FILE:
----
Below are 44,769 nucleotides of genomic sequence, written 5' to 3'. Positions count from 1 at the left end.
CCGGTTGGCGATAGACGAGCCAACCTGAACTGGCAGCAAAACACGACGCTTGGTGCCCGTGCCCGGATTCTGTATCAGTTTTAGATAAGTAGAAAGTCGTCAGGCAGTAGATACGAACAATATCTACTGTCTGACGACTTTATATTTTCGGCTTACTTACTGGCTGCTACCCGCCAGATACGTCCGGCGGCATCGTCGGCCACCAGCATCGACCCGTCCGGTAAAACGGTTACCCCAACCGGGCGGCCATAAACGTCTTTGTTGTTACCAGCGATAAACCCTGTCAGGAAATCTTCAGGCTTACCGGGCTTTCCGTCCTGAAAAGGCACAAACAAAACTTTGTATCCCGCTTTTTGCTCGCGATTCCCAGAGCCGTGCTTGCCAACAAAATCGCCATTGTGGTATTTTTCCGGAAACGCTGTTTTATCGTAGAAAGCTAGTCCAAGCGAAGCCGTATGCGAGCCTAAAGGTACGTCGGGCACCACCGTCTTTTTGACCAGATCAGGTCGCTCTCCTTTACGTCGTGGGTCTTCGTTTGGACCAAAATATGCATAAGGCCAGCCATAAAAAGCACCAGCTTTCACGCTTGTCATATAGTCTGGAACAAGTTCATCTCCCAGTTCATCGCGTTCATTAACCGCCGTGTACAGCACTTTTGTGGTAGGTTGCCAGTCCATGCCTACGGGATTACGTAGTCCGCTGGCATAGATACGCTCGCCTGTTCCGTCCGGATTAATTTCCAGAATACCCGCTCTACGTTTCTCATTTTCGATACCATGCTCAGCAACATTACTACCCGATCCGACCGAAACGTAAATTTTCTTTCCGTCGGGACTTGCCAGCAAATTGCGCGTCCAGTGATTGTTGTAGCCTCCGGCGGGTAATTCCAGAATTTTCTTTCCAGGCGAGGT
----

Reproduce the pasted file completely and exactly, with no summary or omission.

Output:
Below are 44,769 nucleotides of genomic sequence, written 5' to 3'. Positions count from 1 at the left end.
CCGGTTGGCGATAGACGAGCCAACCTGAACTGGCAGCAAAACACGACGCTTGGTGCCCGTGCCCGGATTCTGTATCAGTTTTAGATAAGTAGAAAGTCGTCAGGCAGTAGATACGAACAATATCTACTGTCTGACGACTTTATATTTTCGGCTTACTTACTGGCTGCTACCCGCCAGATACGTCCGGCGGCATCGTCGGCCACCAGCATCGACCCGTCCGGTAAAACGGTTACCCCAACCGGGCGGCCATAAACGTCTTTGTTGTTACCAGCGATAAACCCTGTCAGGAAATCTTCAGGCTTACCGGGCTTTCCGTCCTGAAAAGGCACAAACAAAACTTTGTATCCCGCTTTTTGCTCGCGATTCCCAGAGCCGTGCTTGCCAACAAAATCGCCATTGTGGTATTTTTCCGGAAACGCTGTTTTATCGTAGAAAGCTAGTCCAAGCGAAGCCGTATGCGAGCCTAAAGGTACGTCGGGCACCACCGTCTTTTTGACCAGATCAGGTCGCTCTCCTTTACGTCGTGGGTCTTCGTTTGGACCAAAATATGCATAAGGCCAGCCATAAAAAGCACCAGCTTTCACGCTTGTCATATAGTCTGGAACAAGTTCATCTCCCAGTTCATCGCGTTCATTAACCGCCGTGTACAGCACTTTTGTGGTAGGTTGCCAGTCCATGCCTACGGGATTACGTAGTCCGCTGGCATAGATACGCTCGCCTGTTCCGTCCGGATTAATTTCCAGAATACCCGCTCTACGTTTCTCATTTTCGATACCATGCTCAGCAACATTACTACCCGATCCGACCGAAACGTAAATTTTCTTTCCGTCGGGACTTGCCAGCAAATTGCGCGTCCAGTGATTGTTGTAGCCTCCGGCGGGTAATTCCAGAATTTTCTTTCCAGGCGAGGT